Trickling 1-4 2-6 2-6 35-50 80-92 200-
Filter
1000
WAS 0.2-1.5 2-4 2-4 10-35 60-85 200-
1000
Combined 0.5-2 4-6 4-10 25-80 85-92 300-
primary +
WAS 1000
Gravity thickener side wall depth: 3 m (10 ft)
Detention period: 24 hrs
 Hydraulic loading rate: 10~30 m3/m2·d
The released air bubbles become attached to the suspended
particles by one of the following mechanisms:
Condensation
Collision
Primarily used to thicken the solids in chemical and WAS
Separation of solids is achieved by introducing fine air bubbles
created under pressure of several atmosphere into the liquid,
attaching to solids to cause flotation of solids
Degree of thickening: 2~8 times the incoming solids
concentration
Max. solids concentration: 4~5%
Advantages of DAF
Space requirements are minimal.
Capability to treat a wide variety of organic and inorganic
solids and dissolved waste streams.
Low retention time from wastewater stream to effluent
ejection.
Superior clarification of most waste streams.
Easy to clean and maintain.
Higher density sludge with low water content.
Installation cost is low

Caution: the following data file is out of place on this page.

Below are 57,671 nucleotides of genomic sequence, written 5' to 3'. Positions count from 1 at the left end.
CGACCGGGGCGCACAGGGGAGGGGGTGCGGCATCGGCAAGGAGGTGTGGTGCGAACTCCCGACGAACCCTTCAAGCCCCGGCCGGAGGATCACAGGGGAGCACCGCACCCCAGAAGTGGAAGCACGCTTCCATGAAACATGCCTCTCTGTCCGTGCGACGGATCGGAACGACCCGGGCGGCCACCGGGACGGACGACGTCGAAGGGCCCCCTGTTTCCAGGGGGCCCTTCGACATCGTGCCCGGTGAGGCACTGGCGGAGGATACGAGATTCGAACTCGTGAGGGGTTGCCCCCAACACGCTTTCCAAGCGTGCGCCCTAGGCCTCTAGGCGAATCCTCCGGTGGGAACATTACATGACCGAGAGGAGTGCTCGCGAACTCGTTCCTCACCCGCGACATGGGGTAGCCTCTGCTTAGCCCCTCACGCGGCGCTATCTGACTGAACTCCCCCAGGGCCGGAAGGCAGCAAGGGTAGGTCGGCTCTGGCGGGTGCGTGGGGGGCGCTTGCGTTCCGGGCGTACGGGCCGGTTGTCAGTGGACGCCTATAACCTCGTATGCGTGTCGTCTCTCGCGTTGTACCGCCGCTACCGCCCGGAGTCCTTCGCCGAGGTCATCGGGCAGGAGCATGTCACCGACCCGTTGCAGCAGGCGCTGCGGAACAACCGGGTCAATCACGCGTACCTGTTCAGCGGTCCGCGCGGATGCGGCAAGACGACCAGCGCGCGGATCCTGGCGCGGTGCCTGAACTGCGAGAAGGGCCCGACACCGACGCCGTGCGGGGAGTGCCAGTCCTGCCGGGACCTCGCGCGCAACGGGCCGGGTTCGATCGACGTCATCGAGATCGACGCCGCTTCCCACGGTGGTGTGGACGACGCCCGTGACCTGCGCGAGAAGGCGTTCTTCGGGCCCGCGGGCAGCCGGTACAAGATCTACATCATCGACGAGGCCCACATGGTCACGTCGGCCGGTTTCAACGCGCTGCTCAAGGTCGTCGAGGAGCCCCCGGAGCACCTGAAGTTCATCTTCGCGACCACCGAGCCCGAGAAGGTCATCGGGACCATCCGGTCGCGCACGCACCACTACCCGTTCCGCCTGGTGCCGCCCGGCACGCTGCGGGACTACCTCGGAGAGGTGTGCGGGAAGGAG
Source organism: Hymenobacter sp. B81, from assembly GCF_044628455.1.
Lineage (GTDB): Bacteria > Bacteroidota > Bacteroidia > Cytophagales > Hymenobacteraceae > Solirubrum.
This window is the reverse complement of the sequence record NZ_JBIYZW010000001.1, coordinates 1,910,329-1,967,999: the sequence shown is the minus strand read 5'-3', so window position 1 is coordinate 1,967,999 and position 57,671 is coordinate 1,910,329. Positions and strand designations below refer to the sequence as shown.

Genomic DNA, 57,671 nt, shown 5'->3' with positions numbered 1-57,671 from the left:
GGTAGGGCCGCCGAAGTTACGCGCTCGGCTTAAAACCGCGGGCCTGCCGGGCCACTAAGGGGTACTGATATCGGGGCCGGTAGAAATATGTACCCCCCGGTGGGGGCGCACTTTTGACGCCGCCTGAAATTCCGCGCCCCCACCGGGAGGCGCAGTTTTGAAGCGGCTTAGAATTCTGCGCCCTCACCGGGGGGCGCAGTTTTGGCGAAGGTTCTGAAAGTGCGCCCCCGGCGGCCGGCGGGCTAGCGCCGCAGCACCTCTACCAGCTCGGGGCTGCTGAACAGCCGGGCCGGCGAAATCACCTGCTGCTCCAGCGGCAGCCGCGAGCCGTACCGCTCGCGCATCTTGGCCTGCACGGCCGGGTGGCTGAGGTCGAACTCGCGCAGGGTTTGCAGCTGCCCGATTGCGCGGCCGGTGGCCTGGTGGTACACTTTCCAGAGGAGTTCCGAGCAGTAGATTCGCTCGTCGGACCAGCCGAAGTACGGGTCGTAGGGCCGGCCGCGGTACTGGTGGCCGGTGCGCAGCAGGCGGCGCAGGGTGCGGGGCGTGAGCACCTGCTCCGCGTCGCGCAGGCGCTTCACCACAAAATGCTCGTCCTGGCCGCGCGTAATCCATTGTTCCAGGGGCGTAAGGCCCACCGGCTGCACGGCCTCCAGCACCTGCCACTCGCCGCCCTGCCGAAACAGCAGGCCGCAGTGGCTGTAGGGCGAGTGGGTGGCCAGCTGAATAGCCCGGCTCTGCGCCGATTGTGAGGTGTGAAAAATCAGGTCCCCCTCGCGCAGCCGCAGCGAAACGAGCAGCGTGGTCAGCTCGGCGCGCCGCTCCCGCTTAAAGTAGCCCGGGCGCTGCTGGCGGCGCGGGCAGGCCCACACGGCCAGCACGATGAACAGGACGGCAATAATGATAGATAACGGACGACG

The unit is typically delivered fully prefabricated. Normal
concrete pad installation
Dissolved Air Flotation Process Diagram
Objective
To reduce organic content and offensive odors in sludge
1. Stabilization
< 50% VS for municipal sludge stable
Raw sludge: 0.4~0.5 g BOD5/g VS
Digested sludge: 0.2~0.25 g BOD5/g VS
2. O2 uptake rate < 1.5~2 mg O2/g VS/hr stable
3. Pathogen removal: E. coli, salmonella, etc.
4. Reduce sludge mass
Methods
Thermal stabilization
Chemical digestion: lime stabilization
Aerobic digestion: good for small to medium size wastewater
treatment plants; energy intensive; poor settling; nitrification
 Anaerobic digestion: Good for medium to large size
wastewater treatment plants; recovery of energy (CH4)
A)Thermal stabilization: is a heat process by which the bound
water of the sludge solids is released by heating the sludge for
short periods of time.
Exposing the sludge to heat and pressure breaks down the cell
structure, coagulates the solids and reduces the hydration and
hydrophilic (water loving) nature of the solids.